If they're lengthening courses like St. Andrews, Augusta and Winged Foot, golf's on the wrong track
Do golf’s governing bodies really know where the game appears to be going? Is it stumbling in the same direction that tennis did some twenty-thirty years ago when it fell off the earth in popularity? I hope not, but if it is, the reasons are different. The major culprit that is driving golf from a thriving sport to one that is struggling to hold its own in participation is the building of longer and tougher courses in order to keep up with today’s equipment improvements…the reason…to protect scoring.
I am one of those who also believes that a par 5 should require three shots to reach (that’s why it is a par 5) or, on occasion, two shots if the player hits a great drive and uses a long club for the second, but still at some risk. When a player reaches a 540 yard hole with a drive and a seven iron, something just doesn’t seem right, but rest assured, that is happening.
To protect the scoring challenge new courses are being built longer and old ones renovated to be longer. The examples are disturbing. I am talking lots of courses, including great ones like…The Old Course at St. Andrews, Augusta National, Winged Foot, etc. Is that supposed to be telling the world that these aren’t great courses anymore? Well it certainly seems so…but it really isn’t true. They are still great courses, providing the new equipment isn’t overpowering them. Changing the courses by adding length is the wrong answer. Here is why.
Longer courses mean more land is required to build them, that’s $$$, more equipment and materials to maintain them, more $$$, additional staff to care for them, yes, extra $$$, more time to play them (meaning fewer rounds and the need for a greater fee), that’s also $$$. Because of this the cost of golf has and will continue to escalate. Want to know what the two primary reasons the two primary reasons why people drop out of the game or never start. Time and money…and as the old saying goes, “Time is money.”
So what is the answer? The first one that most people come up with is simply to reduce the distance the ball can go so as stop the need for lengthening. While that may seem easy, it has some red flags largely because of the potential litigation from manufacturers. The average player would also resist at first, but not if the hole lengths were shortened to accommodate the ball’s reduction. (I would personally like to see that happen.) Another is to tighten the fairways particularly in the long hitter’s zone and lengthen the rough for tournaments. This would definitely reduce some of the low handicapper and pro advantage. And a final way is to forget trying to protect scoring. Let them shoot in the fifties, have a good time, play faster and cheaper. But don’t price the game out of business by sticking to lengthening the courses. It is the wrong solution for the greatest game ever played.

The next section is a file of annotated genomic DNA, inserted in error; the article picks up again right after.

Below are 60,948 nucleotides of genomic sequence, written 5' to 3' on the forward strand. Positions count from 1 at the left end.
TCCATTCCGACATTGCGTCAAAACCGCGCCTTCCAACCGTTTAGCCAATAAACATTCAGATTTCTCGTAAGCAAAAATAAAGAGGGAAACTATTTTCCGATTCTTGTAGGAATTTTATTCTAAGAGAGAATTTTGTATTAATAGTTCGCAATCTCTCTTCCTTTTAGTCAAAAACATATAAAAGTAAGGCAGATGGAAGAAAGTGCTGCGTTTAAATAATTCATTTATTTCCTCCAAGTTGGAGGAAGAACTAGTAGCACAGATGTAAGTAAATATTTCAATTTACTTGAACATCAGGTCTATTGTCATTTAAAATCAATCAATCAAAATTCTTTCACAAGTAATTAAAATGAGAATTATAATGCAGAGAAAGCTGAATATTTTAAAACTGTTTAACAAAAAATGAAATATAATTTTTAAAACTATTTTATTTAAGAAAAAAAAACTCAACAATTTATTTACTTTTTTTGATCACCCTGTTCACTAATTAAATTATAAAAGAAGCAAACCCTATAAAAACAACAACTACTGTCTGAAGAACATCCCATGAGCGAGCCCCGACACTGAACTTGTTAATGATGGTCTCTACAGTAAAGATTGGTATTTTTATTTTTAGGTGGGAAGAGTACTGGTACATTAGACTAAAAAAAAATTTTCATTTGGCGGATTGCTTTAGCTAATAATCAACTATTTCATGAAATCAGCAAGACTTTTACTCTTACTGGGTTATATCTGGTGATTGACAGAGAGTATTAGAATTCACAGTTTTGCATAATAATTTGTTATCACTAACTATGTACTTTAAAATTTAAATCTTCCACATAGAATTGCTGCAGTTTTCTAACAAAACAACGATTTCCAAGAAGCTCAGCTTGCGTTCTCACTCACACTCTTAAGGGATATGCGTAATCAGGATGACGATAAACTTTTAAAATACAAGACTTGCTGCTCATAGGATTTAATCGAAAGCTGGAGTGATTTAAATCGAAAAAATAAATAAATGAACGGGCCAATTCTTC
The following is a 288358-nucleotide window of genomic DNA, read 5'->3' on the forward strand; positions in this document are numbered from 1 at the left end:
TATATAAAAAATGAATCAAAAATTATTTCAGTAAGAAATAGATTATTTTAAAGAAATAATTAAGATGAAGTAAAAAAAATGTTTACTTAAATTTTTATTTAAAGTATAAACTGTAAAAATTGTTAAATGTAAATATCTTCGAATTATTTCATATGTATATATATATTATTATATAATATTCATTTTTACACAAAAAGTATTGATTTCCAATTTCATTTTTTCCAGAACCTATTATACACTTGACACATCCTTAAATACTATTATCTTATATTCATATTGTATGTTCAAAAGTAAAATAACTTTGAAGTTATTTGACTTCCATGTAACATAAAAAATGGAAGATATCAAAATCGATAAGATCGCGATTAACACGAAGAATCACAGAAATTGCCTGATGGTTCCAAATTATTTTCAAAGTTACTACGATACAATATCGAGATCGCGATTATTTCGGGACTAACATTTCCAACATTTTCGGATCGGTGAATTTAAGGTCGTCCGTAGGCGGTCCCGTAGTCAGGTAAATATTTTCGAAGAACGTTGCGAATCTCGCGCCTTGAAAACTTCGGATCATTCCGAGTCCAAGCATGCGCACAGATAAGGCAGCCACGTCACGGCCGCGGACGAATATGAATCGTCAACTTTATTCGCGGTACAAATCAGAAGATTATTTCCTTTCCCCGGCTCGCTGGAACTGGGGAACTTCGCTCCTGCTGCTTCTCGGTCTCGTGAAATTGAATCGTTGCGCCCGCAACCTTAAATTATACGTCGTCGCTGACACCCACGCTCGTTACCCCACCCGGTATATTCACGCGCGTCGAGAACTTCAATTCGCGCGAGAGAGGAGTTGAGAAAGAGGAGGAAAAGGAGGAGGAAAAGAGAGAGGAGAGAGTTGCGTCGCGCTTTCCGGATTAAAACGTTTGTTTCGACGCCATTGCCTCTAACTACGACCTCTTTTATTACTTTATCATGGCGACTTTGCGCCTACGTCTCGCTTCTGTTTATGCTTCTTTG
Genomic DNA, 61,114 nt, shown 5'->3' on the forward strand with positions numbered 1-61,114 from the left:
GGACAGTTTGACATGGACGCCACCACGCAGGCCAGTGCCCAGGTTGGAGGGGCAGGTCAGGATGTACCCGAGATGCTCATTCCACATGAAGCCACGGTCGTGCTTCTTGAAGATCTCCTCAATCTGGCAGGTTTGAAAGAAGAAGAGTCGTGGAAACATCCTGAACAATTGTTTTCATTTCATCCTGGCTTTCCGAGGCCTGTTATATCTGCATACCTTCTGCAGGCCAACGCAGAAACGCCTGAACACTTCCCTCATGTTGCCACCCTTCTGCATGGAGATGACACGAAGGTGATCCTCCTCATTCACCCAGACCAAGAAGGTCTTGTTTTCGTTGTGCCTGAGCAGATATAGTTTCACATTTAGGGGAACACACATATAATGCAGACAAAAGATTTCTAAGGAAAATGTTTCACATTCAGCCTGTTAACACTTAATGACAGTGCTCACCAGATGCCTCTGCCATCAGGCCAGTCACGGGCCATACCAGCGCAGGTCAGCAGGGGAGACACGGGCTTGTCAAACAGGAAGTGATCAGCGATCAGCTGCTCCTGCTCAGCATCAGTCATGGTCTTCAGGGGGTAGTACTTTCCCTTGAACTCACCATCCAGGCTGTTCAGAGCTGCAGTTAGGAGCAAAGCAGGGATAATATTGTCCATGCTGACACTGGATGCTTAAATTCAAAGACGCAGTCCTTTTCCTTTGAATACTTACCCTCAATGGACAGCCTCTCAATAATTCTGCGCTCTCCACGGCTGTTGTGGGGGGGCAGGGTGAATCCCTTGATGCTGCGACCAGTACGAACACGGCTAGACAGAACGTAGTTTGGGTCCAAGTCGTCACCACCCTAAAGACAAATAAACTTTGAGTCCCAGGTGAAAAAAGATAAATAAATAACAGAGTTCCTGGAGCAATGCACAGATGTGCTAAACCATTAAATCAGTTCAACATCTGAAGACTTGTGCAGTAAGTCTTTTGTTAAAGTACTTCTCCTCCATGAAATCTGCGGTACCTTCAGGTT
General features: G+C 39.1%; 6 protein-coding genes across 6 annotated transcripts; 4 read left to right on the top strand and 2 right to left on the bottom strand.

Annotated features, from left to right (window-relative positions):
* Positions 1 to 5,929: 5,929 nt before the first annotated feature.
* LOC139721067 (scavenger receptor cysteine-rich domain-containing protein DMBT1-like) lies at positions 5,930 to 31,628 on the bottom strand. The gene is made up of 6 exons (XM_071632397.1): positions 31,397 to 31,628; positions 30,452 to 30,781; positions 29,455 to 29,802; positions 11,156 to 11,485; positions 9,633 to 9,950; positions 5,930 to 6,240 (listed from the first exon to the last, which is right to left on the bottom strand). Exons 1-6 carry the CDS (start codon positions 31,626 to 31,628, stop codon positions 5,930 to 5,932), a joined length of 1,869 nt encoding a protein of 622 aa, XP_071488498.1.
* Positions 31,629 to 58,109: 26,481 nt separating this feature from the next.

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Lengthening golf courses is only going to exacerbate the exodus of players and continue fueling the lack of growth in the industy.
You are dead right. Let them shoot in the fifties. But make the game play in less then 4 hours and reduce the fees. I want to invite you to play the CC of Jackson, Michigan with me this summer. Can you make some time?
We are talking primarily about the PGA Tour which is dictating the need for length. Simply, Titleist, Bridgestone, Callaway should simply make a ball for the Tour. Leave the present ball the average player plays along. Make a single ball for the Tour. If the LPGA, Champions Tour all want to join in, so be it.
It has been well known for years the equipment the Tour Players get is well out of reach from the average player. Back down the Tour ball...
Leave the average player alone...
Just a minor point: Any rifle can shoot 500 yards, but I take it you were referring to rifles that can shoot targets at that range wth accuracy.
Sorry about the redundant post. Sorry about the redundant post. hahahaha
You are talking about one of the greatest teachers the game has ever known in Dr. Wiren. show a little respect for the man who the PGA of America thought enough to create their teaching manual...
Dr. Wiren, your instructional manual and your teaching gadgets make my job as a PGA Teaching Professional easier, thanks...
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